Developer Week in Review

Apple's iOS 4.2 approaches, OpenOffice loses contributors, IE's share drops slowly, and here come the Chrome netbooks

Here’s your weekly helping of developer info:

The sudden but inevitable Apple news

Several pieces of news on the Apple front this week. First up: the Gold Master seed (which either sounds like something you plant to get nice apples, or something out of a bad SF eugenics novel) for iOS 4.2 dropped, signaling the green light for iPad/iPhone/iPod developers to submit 4.2-ready applications to the App Store. Traditionally, the pre-release to developers is followed about a week later by the general release, and is identical.

Meanwhile, continuing to muddy the waters about what is and isn’t allowed on the iPhone, Adobe gave a sneak peak of a tool that converts Flash movies into standard HTML5 movies, thus making them viewable on iOS devices (and HTML5 browsers without Flash installed.)

And evidently the iPhone will be coming to Verizon in 2011. I’m sure you’ve already heard about it, I just didn’t want to be the last journalist on the planet to report it. Is there such a thing as a secret at Apple anymore? At this point, if Apple had been in charge of the D-Day invasion, the Germans would have been waiting on the beach with gift baskets.

Motivations behind Oracle’s Sun acquisition get clearer

So far this year, Oracle has sued Google over Java on the Android and pretty much killed off OpenSolaris. So what’s next for Larry & Co.?

The answer came when 33 contributors from the OpenOffice project jumped ship for LibreOffice. Evidently, Oracle appeared to have little interest in putting much effort into OpenOffice. Decoding the corporate-speak from Oracle’s PR department, the reaction to the defections so far might best be summed up as “Don’t let the door hit your butt on the way out.”

As former Sun projects acquired by Oracle drop like flies, it becomes possible to deduce what Oracle really bought Sun for simply by listing what’s left: mainly MySQL and Sun’s hardware business. Bets, anyone?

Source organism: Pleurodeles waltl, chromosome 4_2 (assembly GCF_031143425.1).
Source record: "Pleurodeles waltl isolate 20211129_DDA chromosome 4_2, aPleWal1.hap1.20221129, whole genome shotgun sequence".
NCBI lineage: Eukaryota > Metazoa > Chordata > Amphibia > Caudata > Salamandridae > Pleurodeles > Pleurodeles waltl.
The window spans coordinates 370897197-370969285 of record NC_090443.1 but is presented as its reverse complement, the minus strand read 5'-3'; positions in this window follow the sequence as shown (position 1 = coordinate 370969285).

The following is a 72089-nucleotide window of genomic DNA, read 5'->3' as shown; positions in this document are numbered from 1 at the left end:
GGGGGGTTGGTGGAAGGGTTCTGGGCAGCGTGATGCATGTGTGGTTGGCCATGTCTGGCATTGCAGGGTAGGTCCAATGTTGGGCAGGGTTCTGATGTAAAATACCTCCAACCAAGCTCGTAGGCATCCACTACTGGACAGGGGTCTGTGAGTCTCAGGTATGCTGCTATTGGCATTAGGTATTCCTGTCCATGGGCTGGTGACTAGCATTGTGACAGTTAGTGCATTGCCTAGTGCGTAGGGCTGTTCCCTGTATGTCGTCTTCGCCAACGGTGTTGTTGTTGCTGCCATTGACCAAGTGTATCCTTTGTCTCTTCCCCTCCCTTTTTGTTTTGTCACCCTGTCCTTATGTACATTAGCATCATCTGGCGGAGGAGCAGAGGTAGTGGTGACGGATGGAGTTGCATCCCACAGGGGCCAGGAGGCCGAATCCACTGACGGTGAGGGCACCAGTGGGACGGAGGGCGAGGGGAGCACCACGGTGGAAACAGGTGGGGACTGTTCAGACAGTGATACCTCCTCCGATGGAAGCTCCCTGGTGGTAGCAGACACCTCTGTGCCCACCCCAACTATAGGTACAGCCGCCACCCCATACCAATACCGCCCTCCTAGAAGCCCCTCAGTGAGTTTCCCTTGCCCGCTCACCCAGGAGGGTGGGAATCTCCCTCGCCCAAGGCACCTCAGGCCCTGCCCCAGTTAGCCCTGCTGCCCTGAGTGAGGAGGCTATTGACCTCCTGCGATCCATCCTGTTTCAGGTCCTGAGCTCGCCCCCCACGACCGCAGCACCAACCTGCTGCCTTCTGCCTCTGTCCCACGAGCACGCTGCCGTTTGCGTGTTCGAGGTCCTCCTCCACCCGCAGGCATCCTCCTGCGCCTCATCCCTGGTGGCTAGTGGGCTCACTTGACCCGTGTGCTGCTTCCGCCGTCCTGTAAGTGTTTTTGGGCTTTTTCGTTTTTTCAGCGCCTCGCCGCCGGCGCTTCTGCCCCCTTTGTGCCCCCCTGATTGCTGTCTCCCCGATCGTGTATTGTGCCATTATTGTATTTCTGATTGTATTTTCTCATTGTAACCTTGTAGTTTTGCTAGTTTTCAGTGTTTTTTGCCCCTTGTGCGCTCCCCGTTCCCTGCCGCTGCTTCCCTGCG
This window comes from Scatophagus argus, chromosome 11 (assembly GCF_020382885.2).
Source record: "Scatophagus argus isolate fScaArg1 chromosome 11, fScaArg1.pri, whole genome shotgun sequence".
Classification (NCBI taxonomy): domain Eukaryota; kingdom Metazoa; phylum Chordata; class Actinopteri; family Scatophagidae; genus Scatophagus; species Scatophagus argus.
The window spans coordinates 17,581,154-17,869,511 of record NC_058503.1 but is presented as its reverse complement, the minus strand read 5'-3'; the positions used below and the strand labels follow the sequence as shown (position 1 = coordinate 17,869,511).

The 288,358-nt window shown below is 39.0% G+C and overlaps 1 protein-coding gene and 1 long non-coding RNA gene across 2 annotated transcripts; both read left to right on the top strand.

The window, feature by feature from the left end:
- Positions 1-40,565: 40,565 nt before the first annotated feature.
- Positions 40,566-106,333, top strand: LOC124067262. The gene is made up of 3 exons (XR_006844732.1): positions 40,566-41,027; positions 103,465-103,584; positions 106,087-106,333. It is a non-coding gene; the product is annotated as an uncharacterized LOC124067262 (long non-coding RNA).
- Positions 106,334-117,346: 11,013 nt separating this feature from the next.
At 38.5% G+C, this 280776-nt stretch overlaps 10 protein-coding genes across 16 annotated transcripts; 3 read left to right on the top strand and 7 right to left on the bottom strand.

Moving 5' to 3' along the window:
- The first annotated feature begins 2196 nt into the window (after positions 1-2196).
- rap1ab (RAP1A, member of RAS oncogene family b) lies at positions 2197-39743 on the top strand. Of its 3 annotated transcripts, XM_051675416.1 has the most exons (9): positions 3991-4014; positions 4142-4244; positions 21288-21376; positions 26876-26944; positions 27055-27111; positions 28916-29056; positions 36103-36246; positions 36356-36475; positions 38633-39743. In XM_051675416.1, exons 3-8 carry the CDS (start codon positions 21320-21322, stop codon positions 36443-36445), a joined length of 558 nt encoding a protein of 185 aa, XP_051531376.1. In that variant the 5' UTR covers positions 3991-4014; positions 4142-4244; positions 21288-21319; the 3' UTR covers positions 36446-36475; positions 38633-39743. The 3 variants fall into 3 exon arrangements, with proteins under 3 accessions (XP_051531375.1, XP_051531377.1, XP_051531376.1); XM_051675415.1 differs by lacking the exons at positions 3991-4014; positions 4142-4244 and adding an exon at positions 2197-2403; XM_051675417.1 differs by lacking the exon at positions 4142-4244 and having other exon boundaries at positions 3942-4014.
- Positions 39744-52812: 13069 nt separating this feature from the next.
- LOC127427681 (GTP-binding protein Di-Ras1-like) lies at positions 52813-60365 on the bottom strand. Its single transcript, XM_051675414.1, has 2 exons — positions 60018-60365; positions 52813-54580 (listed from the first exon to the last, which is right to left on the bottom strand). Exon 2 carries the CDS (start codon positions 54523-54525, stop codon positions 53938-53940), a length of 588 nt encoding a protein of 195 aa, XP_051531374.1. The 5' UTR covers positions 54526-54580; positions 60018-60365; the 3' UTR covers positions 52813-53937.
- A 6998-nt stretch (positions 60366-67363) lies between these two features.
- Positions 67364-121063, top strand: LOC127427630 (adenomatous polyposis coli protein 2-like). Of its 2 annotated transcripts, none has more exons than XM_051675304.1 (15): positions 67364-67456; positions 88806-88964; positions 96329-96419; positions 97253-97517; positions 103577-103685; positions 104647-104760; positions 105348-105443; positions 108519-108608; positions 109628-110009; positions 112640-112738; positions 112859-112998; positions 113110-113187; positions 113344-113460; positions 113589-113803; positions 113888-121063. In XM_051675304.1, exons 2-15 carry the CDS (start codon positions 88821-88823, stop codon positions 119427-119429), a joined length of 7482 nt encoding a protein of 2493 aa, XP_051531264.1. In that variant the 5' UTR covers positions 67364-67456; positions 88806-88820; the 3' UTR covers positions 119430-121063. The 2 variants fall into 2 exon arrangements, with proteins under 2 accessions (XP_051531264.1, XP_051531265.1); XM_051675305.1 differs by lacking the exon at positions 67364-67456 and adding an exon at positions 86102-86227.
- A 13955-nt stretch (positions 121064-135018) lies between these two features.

Is IE slowly heading toward minority status?

No one browser can take the credit, but Microsoft’s Internet Explorer continues to slowly lose traffic share to Firefox, Chrome, and the other hungry young punks nipping at its heals. Now down to 59.25 percent of total browser usage, IE is a far cry from the heady days of 90-plus percent dominance. For all you AJAX and HTML5 developers out there, it should serve as a signal that the days of “This website requires Internet Explorer” need to be laid to rest for good, unless you like alienating 40 percent of your potential user base.

Another week, another platform

So, you say that developing for OS X, Windows, Linux, iOS, J2ME, HTML5 and Android isn’t enough diversity to keep your mind occupied. Now you can add Chrome OS to that list. Vendors will soon release an onslaught of Chrome-powered netbooks, smartbooks and notebooks. Conventional wisdom is that the world doesn’t need another notebook operating system, but conventional wisdom said the same thing about Android, and now everybody laughs at him at the water cooler at work. In other words, ignore Google at your peril.

That’s it for this week. Suggestions are always welcome, so please send tips or news here.

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